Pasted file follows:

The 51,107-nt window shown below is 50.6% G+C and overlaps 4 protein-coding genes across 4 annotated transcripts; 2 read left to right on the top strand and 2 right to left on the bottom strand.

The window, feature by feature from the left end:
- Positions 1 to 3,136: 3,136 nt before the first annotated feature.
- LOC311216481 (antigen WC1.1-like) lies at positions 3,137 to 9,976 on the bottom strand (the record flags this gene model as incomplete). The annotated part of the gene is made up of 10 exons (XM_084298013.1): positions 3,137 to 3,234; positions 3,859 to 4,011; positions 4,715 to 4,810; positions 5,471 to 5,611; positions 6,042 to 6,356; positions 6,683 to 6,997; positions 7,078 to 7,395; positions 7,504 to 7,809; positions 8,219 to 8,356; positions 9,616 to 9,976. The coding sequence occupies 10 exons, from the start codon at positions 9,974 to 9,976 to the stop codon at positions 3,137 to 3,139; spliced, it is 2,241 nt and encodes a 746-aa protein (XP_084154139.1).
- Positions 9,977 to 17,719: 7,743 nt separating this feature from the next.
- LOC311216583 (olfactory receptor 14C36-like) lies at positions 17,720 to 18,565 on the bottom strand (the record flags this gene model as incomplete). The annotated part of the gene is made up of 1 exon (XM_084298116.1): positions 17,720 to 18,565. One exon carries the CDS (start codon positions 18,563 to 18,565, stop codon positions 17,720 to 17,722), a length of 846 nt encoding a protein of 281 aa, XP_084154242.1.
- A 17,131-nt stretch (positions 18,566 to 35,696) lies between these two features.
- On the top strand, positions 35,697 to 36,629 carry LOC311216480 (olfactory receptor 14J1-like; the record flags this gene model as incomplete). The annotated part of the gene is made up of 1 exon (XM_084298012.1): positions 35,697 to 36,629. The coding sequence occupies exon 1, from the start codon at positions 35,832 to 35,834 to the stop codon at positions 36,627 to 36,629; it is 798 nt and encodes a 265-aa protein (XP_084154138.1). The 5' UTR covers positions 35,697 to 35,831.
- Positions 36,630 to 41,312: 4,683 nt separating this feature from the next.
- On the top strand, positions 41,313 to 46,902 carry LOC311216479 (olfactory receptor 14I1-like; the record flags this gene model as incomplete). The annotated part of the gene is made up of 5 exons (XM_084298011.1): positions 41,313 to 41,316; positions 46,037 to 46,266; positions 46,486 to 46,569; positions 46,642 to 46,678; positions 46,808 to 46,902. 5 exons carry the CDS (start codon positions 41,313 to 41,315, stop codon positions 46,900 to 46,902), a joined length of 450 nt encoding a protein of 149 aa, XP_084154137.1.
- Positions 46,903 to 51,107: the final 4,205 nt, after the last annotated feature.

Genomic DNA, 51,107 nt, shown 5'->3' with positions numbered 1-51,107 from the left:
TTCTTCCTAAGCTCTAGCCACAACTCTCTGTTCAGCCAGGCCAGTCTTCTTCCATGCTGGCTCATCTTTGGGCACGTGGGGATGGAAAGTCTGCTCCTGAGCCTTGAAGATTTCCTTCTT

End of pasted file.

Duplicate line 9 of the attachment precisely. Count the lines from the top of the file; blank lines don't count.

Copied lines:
- Positions 36,630 to 41,312: 4,683 nt separating this feature from the next.